Name: Chris McPherson
At the moment: USA-New York
Please, tell us a little bit about your first encounter with wine & the wine industry?
At age 15 I worked in a wine store after school sweeping floors, restocking shelves – just being a store hand. I really got involved when working as a laborer for a bricklayer. We were building a new winery complex at Yering Station in the Yarra Valley and I needed more than the three days a week work so we organized for me to work in the cellar door of the winery for three days too. It was great exposure to wine.
Any particular mentors at that time?
The winemaker at the time was Tom Carson, a great resource to answer every question I had no matter how small it was. He makes pretty decent wine too!
What specific traits or skills should a Sommelier(e) possess for professional performance and is there any person with that qualities you especially admire within the wine industry?
Communication is key to determine where your customer wants to go in the short amount of time you have at the table. Listen to their needs and take them on the path they want to go. Sometimes it’s exciting other times they want to be safe.
I had the pleasure of working alongside Ruben Sanz Ramiro in New York for a few years. His passion and dedication to wine is amazing and such a great person all round.
What would be your advice to a young Sommelier(e) i.e. Commis Sommelier(e) where to look finding an adequate position at home or abroad? Any further tips?
Get your hands dirty and be prepared to do anything to get your foot in the door. The current economy has meant more Somms need to take on a dual role of manager and sommelier. It’s the behind the scenes motivation that gets you places. Take the deliveries, clean the cellar, lug boxes up the stairs. Learn to serve tables so you get to know the timing required when the Somm should approach the table and make the most of the guests experience. Taste, network and be humble.
When a customer asks for advice on selecting wine what’s in your opinion would be the best approach?
Ascertain what direction they want to go – do they want a wine to pair with their meal, just a great wine, something fun and new they haven’t tried before or a wine that’s more classic and safe for them. Once you have this information you can offer three selections of an appropriate style of wine at various price points to leave the final deduction to the guest.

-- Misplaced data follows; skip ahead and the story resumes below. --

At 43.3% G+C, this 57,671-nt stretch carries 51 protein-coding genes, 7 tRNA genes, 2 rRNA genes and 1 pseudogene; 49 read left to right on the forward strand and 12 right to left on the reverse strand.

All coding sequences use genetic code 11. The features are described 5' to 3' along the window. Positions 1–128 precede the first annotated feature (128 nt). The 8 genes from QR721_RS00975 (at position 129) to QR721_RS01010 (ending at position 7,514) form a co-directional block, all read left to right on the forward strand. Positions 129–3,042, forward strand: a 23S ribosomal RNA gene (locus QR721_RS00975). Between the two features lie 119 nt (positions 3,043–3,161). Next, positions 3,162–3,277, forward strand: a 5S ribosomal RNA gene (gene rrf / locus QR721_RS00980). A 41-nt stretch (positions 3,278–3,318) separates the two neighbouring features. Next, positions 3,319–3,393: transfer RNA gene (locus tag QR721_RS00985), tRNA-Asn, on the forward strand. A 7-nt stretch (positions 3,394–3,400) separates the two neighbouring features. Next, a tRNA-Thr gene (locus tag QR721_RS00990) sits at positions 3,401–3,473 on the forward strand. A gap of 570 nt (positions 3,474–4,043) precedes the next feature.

What’s your philosophy about glasses?
Use reputable stems and keep them clean! You don’t need every shape offered but it’s nice to have a different glass for the more premium wines. A beautiful glass adds to the occasion.
Are you working with well known brands or are you considering new brands as well and how do you determine?
We work with Rona – you need to take into account your customer demographic, budget for breakages, style of list you’re working with and the feel of the restaurant. For example, Riedel Sommelier range glasses in an a east village dive bar would look out of place.
What advice would you give people on pairing wine with food?
Be creative and have fun. Think outside the box.
What are the key ingredients for creating a wine list for a restaurant and what is your opinion on some ridiculous pricing on wine in restaurants, do you have tips on how to determine markups?
Keep it in line with the style of restaurant, food being served and appeals to your clientele. Keep the list manageable – don’t have a huge list if you don’t have time to reprint 86’s daily. Price wise your perceived value of the wine goes a long way. Taste the wine, look at your list and judge what you would feel comfortable paying for this wine in the restaurant environment. If your profit margin to quality quality perception is too slim it’s probably not a good for for the list. As a Sommelier you are responsible to meet financial expectations of the restaurant. As long as you feel guests are getting the true value of drinking the wine then mark ups are subjective. I have always used a sliding scale with lower percentage mark up on premium wines.
How do you manage to stay on top of the changes in the wine industry?
Taste, read, talk and mingle.
How would a new vineyard get the attention of someone like you to notice their wine and what’s the best way for producers to improve their chances of being listed?
Leave a bottle to drink with staff after work.
If you were a wine, which variety would you be, and why?
Pinot Noir – Complex yet rewarding 😉
What are the top 3 types of wine (your faves) would we find in your home wine collection and what’s your desert island wine?
Australian Riesling – dessert island for sure!
@ by Dominik Kozlik – Zeitgeist Sommeliers – International Sommelier Positions – www.sommelier-jobs.com